Following this, I decided to re-visit some of the books I'd missed on that second read-through, without any intention of posting reviews of them but, as if often the way, it didn't quite work out like that.  Happily, this is on-going and so here's an additional review...
Collins Hardback First Edition (printed between 1969 and 1971), cover art by Roger Hall

The Black Moustache Gang are after ‘The Fiery Eye’.  So are the Three Investigators and they manage to outwit the thieves, or so they think...  

But when Jupe holds the gem at last, four gunmen emerge from the darkness!  Black Moustache has caught up again...

illustration from the
Collins/Armada editions, by Roger Hall
At the suggestion of Alfred Hitchcock, The Three Investigators agree to help English lad August August (who’s called Gus by his friends) try and crack the riddle he’s been left by his great Uncle Horatio August.  Horatio (who Gus never met) went sailing on a ship to the South Seas and wasn’t seen again but now a lawyer has been in touch with the family, to pass on a letter he left for his great nephew.  As they try to figure out the riddle - it’s a race against time, since Horatio’s old house is being knocked down - the boys come into contact with ‘Three Dots’, Rama Sidri Rhandur of Pleshiwar in India and his sword cane, who is searching for The Fiery Eye, a fabulous ruby that was stolen from his temple.  They also come into contact with the Black Moustache gang, who appear to be on the trail of the jewel themselves.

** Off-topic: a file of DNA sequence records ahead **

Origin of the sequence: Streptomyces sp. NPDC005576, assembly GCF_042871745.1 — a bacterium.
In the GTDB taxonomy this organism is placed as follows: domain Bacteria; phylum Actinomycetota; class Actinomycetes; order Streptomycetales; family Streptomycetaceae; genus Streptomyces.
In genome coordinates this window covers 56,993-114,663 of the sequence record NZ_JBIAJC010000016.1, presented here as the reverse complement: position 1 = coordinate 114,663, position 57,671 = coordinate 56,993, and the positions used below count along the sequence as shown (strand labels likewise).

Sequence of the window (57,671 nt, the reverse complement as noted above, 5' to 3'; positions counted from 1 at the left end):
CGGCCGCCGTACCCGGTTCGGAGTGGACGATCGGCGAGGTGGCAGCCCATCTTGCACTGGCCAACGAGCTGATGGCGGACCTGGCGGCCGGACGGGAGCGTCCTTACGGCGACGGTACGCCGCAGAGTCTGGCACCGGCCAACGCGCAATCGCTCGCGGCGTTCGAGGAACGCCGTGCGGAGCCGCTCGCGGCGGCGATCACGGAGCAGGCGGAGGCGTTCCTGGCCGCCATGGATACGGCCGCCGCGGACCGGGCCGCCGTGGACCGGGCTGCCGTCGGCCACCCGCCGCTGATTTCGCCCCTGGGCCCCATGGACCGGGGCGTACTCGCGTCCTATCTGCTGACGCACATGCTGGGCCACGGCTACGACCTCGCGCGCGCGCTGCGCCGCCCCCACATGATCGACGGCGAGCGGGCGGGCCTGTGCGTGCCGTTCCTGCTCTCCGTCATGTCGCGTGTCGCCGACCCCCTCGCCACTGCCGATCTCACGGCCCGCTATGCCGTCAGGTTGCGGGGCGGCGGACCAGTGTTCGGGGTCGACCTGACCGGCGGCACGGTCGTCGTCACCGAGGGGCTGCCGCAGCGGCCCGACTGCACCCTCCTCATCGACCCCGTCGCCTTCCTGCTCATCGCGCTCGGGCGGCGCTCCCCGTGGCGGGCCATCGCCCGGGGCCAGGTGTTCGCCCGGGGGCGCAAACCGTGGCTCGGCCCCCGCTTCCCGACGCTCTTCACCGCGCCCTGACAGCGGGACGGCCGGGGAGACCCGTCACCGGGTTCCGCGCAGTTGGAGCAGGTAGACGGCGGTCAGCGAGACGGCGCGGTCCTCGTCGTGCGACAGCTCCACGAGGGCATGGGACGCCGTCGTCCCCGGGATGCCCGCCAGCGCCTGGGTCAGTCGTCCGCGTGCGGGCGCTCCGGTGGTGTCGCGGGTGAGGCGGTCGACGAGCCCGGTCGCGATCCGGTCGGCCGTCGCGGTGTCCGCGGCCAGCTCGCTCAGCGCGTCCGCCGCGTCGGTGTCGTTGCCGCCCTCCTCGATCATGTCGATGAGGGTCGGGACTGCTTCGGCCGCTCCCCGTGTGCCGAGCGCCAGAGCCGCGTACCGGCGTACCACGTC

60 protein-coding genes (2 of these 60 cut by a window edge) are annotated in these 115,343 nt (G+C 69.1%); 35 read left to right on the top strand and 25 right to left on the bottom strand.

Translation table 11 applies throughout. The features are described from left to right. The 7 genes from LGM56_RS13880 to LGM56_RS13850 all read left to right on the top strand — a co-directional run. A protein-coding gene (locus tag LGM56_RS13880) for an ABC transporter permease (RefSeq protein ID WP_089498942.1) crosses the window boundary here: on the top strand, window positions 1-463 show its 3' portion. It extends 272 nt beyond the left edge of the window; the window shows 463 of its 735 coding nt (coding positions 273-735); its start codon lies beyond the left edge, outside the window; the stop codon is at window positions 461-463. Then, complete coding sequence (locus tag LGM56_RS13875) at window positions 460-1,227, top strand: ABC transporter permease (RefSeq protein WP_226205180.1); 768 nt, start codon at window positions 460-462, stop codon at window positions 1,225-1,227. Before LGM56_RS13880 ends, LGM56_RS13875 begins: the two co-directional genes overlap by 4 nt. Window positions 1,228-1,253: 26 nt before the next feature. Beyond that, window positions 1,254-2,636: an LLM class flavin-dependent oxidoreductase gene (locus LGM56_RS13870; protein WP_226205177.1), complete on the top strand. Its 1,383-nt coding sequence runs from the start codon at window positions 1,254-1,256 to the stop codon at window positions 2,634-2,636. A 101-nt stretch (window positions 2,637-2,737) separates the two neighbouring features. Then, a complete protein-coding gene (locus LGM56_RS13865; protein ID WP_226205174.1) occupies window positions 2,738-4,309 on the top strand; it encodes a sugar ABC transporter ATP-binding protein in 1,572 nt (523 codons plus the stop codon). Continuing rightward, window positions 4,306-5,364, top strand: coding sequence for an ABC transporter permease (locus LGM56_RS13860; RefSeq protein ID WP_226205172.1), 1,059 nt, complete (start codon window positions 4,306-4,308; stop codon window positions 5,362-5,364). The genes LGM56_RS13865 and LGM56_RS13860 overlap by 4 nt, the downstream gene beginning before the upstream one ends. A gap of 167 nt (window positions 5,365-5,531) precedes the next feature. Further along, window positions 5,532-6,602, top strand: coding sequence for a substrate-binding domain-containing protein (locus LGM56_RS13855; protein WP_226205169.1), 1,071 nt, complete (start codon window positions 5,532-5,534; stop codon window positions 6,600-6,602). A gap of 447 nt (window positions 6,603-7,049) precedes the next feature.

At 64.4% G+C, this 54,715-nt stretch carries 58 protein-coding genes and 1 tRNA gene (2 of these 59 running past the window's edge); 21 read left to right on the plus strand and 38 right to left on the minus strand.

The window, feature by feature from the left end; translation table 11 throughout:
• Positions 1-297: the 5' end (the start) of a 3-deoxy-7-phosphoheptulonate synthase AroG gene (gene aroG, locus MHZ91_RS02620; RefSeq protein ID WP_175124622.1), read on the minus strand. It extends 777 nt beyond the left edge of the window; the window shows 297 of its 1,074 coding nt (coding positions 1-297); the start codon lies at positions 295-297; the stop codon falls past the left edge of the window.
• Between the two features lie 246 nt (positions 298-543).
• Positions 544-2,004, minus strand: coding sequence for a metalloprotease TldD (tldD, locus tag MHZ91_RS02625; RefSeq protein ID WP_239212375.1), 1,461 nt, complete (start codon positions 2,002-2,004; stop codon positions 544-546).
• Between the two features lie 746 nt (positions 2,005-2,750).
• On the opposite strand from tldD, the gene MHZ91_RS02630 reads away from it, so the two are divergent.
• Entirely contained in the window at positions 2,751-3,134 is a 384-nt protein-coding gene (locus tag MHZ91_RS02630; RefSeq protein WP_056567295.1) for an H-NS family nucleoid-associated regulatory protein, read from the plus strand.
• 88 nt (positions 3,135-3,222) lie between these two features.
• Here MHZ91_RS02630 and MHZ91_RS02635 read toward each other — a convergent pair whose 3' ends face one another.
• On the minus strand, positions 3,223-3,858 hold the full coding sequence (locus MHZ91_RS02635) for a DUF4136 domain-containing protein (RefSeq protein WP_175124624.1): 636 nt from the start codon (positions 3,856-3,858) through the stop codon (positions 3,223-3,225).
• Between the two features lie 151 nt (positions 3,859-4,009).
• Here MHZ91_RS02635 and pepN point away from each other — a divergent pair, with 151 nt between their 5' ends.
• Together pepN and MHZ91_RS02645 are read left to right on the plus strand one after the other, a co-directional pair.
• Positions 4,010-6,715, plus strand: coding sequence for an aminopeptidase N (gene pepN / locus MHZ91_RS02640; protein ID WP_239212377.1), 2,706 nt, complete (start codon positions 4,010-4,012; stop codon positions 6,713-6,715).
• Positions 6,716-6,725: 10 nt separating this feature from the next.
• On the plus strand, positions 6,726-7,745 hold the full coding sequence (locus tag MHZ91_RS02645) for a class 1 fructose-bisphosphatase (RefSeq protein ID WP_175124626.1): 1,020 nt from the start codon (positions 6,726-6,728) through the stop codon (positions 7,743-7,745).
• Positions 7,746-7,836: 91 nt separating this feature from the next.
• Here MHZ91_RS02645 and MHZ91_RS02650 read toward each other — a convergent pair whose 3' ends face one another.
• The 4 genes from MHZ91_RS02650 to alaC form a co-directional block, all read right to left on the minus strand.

This is the seventh book in the series by Robert Arthur and features the pay-off for the use of the Rolls Royce (“thirty days of twenty-four hours each”) which was set up in The Secret Of Terror Castle.  Pete points out that “the thirty days ran out while we were back East tangling with the mystery of Skeleton Island”, which means that the first six books took place in the space of a month!  The dilemma stumps the boys for a while but the resolution, mentioned in several of the books after this but not in detail, is nicely played.  In further continuity, there’s also mention of Blackbeard, who still appears to be in his cage in Headquarters.  The central mystery is convincing - Arthur wrote a good riddle - and the processes of detection are smartly made, with a couple of decent twists along the way.  Bob ends up at the library a couple of times, cutting him off from the action but he does end up discovering some clues and his Dad also helps out again.